Robert Lacey: Saudi Arabia now does regard itself as a major force for peace in the big issue of Israel and Palestine and I would say they’re right about that. King Abdullah straight after 9/11 went to work to rally around the Arab states and get them to agree to what is known as the Arab Peace Initiative, which says, which offers Israel full normalization in return for the return of Palestinian land as it was formally defined with fairly vague language about what compensation and just settlement will be paid to the Palestinian refugees. Now as we -- and then having got this through the Arab nations with some difficulty he then convened an Islamic conference in 2005 and got the whole Muslim world to sign off, but one of the weird things about Saudi Arabia is that this older generation of old and fairly enlightened men trying to push the country forward is not matched by the mass of the population who are the Islamists, who are the guys who secretly cheer and not so secretly cheer for Bin Laden. Young Saudis, young Arabs who look on television everyday and see their brother Muslims getting beaten up by American troops -- now we know historically why the American troops have gone to Iraq and Afghanistan, but the Saudis just see -- the young Saudis in particular, see America as a nation that is waging war on Muslims, troops getting trained for the purpose of killing Muslims. They hear about videogames in which Arabs and dark skinned people are the victims and they see kids in America playing their videogames, joining the Army and putting it into practice in Islamic countries, so one of the problems for the future in Saudi Arabia is you can’t say oh, these extremists are old people who are going to die away and the enlightened young generation will take over. It’s sort of the opposite. The older generation remember 30 years ago women used to be able to water ski in ordinary swimming consumes. Now you sometimes see women waterskiing, it’s a bizarre sight, in abayas, black abayas and robes and things, but there has been this extraordinary regression in western terms and westernized, older Saudis remember that with some regret, so when people ask about the future of this society who knows.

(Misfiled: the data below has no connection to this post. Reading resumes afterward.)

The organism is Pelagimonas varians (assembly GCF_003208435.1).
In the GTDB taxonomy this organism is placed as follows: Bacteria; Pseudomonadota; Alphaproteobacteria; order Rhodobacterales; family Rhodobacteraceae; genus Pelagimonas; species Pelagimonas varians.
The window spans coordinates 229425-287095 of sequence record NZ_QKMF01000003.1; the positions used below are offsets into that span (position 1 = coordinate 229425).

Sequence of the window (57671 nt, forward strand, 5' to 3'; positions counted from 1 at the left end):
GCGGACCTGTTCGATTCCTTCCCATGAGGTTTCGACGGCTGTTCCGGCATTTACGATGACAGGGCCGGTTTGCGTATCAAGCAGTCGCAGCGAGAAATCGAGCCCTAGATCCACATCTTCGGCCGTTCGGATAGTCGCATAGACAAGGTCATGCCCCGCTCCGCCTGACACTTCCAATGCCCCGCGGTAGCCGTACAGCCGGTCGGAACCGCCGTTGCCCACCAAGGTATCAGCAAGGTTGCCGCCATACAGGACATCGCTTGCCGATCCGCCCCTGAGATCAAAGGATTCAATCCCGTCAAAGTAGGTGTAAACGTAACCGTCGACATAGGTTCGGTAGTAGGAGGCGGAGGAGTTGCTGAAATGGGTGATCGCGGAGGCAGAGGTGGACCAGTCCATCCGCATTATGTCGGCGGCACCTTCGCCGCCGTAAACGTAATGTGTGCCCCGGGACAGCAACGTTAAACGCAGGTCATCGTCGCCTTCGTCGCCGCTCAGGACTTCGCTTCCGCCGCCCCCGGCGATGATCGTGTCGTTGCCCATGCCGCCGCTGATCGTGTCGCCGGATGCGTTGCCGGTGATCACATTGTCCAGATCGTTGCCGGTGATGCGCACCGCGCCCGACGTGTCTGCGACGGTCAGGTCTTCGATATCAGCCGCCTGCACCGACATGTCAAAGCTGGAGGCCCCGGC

I mean King Abdullah is a great believer in knowledge. He has taken that idea from the West. He had also taken it from the Islamic past. In the Islamic Golden Age soon after the time of the profit when learning let’s not forget, was kept alive by the Muslims. Words that we’ve got like algebra, logarithm, all this scientific knowledge, those particular words come from Arabic roots because it was Arabic scholars who kept all that going. They discovered the works of Plato and so on and preserved them so that the West could rediscover them later and so the Golden Age of Islam was an age of knowledge and King Abdullah is trying to achieve that. He sees his new university as the house of knowledge. There was a famous Bait al-Hikma, house of knowledge in early Islamic times which you know let’s not forget the first universities in the world were Al Qasr and other Arab universities and that’s the Golden age that he is trying to revive.